When I finished my three wonderful years at Oxford I – like many graduates – had little idea what I would do next.

I’d got a 2/1 degree, which in theory would have been the passport to any number of jobs. None of which appealed to me at the time. I knew by now that I wasn’t the academic type, much as I’d enjoyed my studies. I did wonder whether my knowledge of early and medieval languages might be useful in the context of museum work. So I volunteered as a site worker for a dig in the heart of Lincoln.

It was a truly amazing experience – and i drew on it, heavily, when Mike Rohan and I came to write The Ice King.

The site was remarkable – an L-shaped area right at the heart of the city, bounded at one end by part of the Roman wall, with part of a monastic graveyard, a Roman road, and a Roman villa area overlaid by a medieval rubbish pit. Needless to say I got the rubbish job, and it soon became apparent what, precisely, a greenish layer at the bottom of the pits consisted of. After a few days of removing it I called over my supervisor and showed him a sausage-shaped sample. ‘What do you think?’ I said. ‘Medieval dog turd?’

He was suitably amused…

Our accommodation was extremely basic – a suite of down-at-heel ex-council offices with a few cookers installed for our evening meal, no bath (we had to go to the public baths to get clean – and yes, we needed to) and bare floors to sleep on. I learned more about independent living that week than I had over all my time at Oxford. And was gently amused to find that when we were trekking back to our digs from the site, covered in dirt, I and my fellow diggers were often getting admiring glances from the local girls…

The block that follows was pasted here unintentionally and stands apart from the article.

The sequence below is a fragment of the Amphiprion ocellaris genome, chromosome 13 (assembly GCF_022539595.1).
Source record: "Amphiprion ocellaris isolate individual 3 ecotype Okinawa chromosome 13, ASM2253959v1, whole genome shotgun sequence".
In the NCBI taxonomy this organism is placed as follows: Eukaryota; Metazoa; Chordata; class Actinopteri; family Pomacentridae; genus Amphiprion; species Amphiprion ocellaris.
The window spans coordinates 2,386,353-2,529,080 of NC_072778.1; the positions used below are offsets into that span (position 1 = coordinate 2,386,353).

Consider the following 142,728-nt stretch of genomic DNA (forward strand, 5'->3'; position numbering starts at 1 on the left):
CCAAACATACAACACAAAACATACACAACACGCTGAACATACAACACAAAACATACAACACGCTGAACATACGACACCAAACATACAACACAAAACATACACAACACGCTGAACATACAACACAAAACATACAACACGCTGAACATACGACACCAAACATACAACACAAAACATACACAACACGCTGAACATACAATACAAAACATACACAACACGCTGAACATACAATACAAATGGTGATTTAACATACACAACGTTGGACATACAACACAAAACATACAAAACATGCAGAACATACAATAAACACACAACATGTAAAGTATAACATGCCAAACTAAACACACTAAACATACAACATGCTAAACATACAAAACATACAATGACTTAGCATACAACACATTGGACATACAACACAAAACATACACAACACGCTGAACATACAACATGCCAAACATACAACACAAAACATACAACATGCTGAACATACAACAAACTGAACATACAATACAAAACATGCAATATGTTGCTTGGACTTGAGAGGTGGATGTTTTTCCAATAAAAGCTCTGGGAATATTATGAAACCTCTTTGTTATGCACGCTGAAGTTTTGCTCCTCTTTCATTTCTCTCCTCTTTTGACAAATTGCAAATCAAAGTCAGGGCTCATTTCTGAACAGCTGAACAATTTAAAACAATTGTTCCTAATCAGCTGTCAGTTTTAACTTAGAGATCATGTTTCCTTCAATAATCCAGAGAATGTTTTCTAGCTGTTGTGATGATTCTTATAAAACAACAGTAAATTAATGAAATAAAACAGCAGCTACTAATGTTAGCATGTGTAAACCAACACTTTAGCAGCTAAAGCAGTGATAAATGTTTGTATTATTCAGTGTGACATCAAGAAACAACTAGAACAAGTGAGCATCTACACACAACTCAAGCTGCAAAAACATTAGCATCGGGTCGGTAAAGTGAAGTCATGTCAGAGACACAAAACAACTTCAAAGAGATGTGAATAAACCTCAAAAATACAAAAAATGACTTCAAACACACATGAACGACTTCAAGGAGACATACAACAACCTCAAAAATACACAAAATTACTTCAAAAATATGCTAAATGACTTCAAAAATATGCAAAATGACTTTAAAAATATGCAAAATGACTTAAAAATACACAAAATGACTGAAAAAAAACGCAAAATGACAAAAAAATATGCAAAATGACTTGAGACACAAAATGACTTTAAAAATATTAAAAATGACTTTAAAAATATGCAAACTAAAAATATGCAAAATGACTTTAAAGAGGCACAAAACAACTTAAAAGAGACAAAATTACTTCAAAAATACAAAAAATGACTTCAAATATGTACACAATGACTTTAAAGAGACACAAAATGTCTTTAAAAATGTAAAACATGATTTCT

I also did a stint in the finds warehouse at the Museum of London, processing the finds from the Baynards Castle dig. Which in my case mostly consisted of building Dexion shelving, sorting thousands of shells into left and right piles, and washing some of the timbers from the boat the dig had uncovered in water that was inevitably very, very cold. (There was one water heater in the whole building. It was small, inefficient, and failed repeatedly…)

That said, I did get more than a glimpse of the remarkable leather and wood finds from the site – perfectly preserved for centuries in the mud of the Thames embankment. Little did I know that many years later I’d be referring back to those finds as a would-be historical re-enactor…

Soon after that – thanks partly to Mike and Phil Gardner, another university friend, I had the offer of some freelance work writing articles for a single-volume encyclopaedia. My first samples were, apparently, exactly what they wanted – concise, easy to read, accurate, and exactly within the tight parameters demanded by the work. (Try writing an article on God in seven lines. With lots of cross-references…)

That kept me busy – and well paid – for eighteen months, at the end of which I was offered a full-time job by the publisher, Elsevier, at a salary of £2,000 per annum. At the same time I was also offered a job at Woodmansterne, in Watford, at a salary of £1,800 per annum. It involved – initially at least – writing scripts for the souvenir slide packs that were their principal product at the time.

Despite the lower salary, I chose to go to Watford. And that was where my professional scripting career took off…